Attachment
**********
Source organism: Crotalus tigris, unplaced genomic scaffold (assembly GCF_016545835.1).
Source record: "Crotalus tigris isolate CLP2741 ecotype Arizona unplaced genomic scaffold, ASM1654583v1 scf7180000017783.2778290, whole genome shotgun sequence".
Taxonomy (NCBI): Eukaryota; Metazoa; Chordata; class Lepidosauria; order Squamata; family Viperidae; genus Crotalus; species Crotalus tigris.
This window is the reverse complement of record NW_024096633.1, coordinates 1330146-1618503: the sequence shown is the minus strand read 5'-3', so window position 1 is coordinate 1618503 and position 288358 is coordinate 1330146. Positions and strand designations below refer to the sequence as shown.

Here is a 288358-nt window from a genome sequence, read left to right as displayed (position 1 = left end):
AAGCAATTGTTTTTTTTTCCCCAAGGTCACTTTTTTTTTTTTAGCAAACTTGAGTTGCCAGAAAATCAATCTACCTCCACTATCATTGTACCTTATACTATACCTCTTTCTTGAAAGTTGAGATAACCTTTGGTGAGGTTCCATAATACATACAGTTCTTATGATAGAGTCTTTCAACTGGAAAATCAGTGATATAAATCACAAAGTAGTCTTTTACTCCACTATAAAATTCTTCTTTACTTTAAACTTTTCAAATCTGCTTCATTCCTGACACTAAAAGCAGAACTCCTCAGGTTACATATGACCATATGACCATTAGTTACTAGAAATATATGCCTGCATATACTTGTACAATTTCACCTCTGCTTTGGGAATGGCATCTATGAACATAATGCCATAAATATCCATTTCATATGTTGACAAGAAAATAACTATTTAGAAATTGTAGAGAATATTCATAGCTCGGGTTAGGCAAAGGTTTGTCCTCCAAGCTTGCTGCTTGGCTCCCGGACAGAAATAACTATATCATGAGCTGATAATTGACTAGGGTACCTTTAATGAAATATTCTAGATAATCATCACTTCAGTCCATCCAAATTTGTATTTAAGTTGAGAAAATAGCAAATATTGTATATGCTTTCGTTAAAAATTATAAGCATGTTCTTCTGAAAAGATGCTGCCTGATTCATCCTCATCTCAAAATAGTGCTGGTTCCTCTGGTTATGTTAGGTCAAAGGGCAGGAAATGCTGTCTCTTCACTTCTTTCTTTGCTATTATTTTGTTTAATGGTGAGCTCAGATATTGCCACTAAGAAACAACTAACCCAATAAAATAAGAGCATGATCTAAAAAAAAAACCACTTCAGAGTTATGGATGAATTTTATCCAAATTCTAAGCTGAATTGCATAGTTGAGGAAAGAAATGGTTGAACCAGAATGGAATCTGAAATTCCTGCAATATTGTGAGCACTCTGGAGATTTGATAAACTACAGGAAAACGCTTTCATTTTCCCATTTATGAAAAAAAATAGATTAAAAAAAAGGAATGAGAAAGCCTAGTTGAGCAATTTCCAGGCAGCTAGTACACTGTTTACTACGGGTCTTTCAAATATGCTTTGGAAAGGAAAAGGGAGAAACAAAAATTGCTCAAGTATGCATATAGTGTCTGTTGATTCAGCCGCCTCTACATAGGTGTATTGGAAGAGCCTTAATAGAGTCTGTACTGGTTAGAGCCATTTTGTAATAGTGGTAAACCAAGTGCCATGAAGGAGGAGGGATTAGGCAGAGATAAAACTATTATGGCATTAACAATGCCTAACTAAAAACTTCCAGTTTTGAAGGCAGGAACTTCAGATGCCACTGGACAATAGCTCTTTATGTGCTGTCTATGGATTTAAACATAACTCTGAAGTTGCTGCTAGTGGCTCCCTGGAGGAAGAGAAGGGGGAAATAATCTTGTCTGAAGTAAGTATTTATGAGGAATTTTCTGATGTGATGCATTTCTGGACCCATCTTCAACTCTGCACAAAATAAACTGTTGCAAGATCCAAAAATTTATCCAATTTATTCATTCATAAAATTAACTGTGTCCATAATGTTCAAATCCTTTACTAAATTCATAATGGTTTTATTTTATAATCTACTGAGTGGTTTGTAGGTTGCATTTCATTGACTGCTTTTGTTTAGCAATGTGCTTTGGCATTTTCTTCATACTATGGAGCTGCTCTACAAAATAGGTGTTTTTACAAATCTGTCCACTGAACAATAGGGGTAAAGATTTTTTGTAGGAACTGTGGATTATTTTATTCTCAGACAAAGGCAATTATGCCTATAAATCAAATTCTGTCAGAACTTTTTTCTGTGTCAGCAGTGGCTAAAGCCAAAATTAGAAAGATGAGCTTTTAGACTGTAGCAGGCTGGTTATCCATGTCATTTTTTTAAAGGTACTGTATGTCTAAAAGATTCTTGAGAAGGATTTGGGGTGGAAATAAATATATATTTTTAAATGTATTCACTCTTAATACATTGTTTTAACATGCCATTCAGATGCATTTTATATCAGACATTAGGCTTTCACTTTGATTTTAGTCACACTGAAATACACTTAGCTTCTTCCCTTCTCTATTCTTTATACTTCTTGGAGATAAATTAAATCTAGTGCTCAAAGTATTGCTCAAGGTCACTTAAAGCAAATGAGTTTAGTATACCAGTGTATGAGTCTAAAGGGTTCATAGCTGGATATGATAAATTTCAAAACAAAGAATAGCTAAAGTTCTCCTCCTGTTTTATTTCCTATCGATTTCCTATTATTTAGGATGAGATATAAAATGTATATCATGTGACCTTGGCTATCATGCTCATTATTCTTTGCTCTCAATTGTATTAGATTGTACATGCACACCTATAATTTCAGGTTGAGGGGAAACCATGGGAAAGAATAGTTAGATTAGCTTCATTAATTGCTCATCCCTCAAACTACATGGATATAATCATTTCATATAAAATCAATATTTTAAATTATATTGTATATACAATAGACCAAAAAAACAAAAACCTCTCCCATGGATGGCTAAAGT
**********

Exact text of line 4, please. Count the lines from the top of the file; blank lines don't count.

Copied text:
This window is the reverse complement of record NW_024096633.1, coordinates 1330146-1618503: the sequence shown is the minus strand read 5'-3', so window position 1 is coordinate 1618503 and position 288358 is coordinate 1330146. Positions and strand designations below refer to the sequence as shown.